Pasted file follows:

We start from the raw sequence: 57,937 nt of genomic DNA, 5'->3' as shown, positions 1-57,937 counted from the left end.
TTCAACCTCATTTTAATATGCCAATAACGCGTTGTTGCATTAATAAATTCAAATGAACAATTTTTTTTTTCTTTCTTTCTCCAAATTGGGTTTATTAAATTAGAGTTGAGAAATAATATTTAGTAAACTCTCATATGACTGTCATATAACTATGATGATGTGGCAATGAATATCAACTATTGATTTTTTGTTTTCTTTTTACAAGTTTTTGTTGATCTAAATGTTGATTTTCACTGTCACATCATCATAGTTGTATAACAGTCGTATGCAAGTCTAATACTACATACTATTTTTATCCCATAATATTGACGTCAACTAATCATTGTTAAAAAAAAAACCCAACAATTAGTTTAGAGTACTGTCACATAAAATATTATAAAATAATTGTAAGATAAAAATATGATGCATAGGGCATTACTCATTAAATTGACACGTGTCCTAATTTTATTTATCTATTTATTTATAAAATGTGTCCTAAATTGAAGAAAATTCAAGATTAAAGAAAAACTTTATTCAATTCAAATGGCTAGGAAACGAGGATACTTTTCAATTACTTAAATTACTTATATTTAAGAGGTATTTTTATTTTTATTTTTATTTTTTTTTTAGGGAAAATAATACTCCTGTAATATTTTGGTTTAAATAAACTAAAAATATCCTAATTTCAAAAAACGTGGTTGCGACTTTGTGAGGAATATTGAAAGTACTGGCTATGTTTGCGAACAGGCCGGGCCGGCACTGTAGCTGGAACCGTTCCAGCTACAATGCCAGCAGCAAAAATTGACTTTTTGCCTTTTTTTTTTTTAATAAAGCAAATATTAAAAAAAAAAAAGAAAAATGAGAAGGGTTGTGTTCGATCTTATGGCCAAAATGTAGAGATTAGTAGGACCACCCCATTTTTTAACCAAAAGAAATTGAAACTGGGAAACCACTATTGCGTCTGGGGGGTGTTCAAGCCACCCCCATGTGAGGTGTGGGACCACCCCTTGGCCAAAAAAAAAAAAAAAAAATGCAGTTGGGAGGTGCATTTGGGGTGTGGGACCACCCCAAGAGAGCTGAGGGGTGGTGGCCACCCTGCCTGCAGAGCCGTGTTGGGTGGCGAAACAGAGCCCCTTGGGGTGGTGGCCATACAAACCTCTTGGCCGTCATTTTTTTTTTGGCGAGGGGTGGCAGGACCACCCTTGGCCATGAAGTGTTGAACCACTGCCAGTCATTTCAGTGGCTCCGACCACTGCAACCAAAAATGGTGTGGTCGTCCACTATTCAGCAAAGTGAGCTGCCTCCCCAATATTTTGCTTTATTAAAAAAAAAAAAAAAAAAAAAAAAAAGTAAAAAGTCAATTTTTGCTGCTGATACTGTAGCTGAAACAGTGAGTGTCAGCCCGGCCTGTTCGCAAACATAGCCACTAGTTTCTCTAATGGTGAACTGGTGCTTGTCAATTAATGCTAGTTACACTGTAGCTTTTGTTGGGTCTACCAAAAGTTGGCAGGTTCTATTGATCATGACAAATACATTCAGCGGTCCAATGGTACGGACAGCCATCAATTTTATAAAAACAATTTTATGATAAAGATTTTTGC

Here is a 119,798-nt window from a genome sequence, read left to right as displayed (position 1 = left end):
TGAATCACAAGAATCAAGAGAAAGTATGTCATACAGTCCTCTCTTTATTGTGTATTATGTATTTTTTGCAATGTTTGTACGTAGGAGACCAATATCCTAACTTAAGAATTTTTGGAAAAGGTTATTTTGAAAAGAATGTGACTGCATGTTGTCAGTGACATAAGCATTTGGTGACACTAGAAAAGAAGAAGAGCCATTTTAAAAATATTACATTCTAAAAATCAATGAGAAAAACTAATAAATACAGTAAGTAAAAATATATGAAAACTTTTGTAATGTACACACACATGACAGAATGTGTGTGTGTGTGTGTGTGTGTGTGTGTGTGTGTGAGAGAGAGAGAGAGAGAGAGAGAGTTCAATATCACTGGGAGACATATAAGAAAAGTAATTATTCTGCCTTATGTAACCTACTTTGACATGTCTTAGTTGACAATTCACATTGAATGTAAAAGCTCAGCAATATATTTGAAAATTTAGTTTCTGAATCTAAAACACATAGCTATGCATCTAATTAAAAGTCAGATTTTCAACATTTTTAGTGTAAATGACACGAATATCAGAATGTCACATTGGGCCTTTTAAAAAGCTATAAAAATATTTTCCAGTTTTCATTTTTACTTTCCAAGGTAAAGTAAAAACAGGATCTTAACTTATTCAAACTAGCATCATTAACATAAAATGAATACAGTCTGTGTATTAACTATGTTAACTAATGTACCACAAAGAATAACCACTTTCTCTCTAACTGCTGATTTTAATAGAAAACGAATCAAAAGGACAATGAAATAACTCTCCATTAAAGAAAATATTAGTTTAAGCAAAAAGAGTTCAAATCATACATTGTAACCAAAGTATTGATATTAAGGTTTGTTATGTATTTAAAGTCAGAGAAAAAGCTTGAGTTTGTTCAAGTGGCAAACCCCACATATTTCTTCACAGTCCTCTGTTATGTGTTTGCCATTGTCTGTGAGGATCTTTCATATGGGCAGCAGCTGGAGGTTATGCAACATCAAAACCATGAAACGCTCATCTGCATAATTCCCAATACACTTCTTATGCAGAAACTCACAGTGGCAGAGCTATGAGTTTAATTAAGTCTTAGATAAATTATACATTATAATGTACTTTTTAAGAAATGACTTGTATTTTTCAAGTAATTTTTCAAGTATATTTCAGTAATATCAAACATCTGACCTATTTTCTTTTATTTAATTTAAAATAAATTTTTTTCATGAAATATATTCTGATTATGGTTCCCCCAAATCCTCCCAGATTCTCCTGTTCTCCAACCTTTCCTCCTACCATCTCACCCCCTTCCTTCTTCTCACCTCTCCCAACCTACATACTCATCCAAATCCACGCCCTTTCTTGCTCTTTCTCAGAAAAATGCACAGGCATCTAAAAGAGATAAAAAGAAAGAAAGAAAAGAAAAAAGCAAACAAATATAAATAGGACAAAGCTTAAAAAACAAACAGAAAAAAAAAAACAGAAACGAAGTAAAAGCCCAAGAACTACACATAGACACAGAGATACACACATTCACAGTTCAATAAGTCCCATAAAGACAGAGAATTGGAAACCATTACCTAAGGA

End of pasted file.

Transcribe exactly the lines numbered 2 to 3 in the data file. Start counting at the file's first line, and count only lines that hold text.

TTCAACCTCATTTTAATATGCCAATAACGCGTTGTTGCATTAATAAATTCAAATGAACAATTTTTTTTTTCTTTCTTTCTCCAAATTGGGTTTATTAAATTAGAGTTGAGAAATAATATTTAGTAAACTCTCATATGACTGTCATATAACTATGATGATGTGGCAATGAATATCAACTATTGATTTTTTGTTTTCTTTTTACAAGTTTTTGTTGATCTAAATGTTGATTTTCACTGTCACATCATCATAGTTGTATAACAGTCGTATGCAAGTCTAATACTACATACTATTTTTATCCCATAATATTGACGTCAACTAATCATTGTTAAAAAAAAAACCCAACAATTAGTTTAGAGTACTGTCACATAAAATATTATAAAATAATTGTAAGATAAAAATATGATGCATAGGGCATTACTCATTAAATTGACACGTGTCCTAATTTTATTTATCTATTTATTTATAAAATGTGTCCTAAATTGAAGAAAATTCAAGATTAAAGAAAAACTTTATTCAATTCAAATGGCTAGGAAACGAGGATACTTTTCAATTACTTAAATTACTTATATTTAAGAGGTATTTTTATTTTTATTTTTATTTTTTTTTTAGGGAAAATAATACTCCTGTAATATTTTGGTTTAAATAAACTAAAAATATCCTAATTTCAAAAAACGTGGTTGCGACTTTGTGAGGAATATTGAAAGTACTGGCTATGTTTGCGAACAGGCCGGGCCGGCACTGTAGCTGGAACCGTTCCAGCTACAATGCCAGCAGCAAAAATTGACTTTTTGCCTTTTTTTTTTTTAATAAAGCAAATATTAAAAAAAAAAAAGAAAAATGAGAAGGGTTGTGTTCGATCTTATGGCCAAAATGTAGAGATTAGTAGGACCACCCCATTTTTTAACCAAAAGAAATTGAAACTGGGAAACCACTATTGCGTCTGGGGGGTGTTCAAGCCACCCCCATGTGAGGTGTGGGACCACCCCTTGGCCAAAAAAAAAAAAAAAAAATGCAGTTGGGAGGTGCATTTGGGGTGTGGGACCACCCCAAGAGAGCTGAGGGGTGGTGGCCACCCTGCCTGCAGAGCCGTGTTGGGTGGCGAAACAGAGCCCCTTGGGGTGGTGGCCATACAAACCTCTTGGCCGTCATTTTTTTTTTGGCGAGGGGTGGCAGGACCACCCTTGGCCATGAAGTGTTGAACCACTGCCAGTCATTTCAGTGGCTCCGACCACTGCAACCAAAAATGGTGTGGTCGTCCACTATTCAGCAAAGTGAGCTGCCTCCCCAATATTTTGCTTTATTAAAAAAAAAAAAAAAAAAAAAAAAAAGTAAAAAGTCAATTTTTGCTGCTGATACTGTAGCTGAAACAGTGAGTGTCAGCCCGGCCTGTTCGCAAACATAGCCACTAGTTTCTCTAATGGTGAACTGGTGCTTGTCAATTAATGCTAGTTACACTGTAGCTTTTGTTGGGTCTACCAAAAGTTGGCAGGTTCTATTGATCATGACAAATACATTCAGCGGTCCAATGGTACGGACAGCCATCAATTTTATAAAAACAATTTTATGATAAAGATTTTTGC

Here is a 119,798-nt window from a genome sequence, read left to right as displayed (position 1 = left end):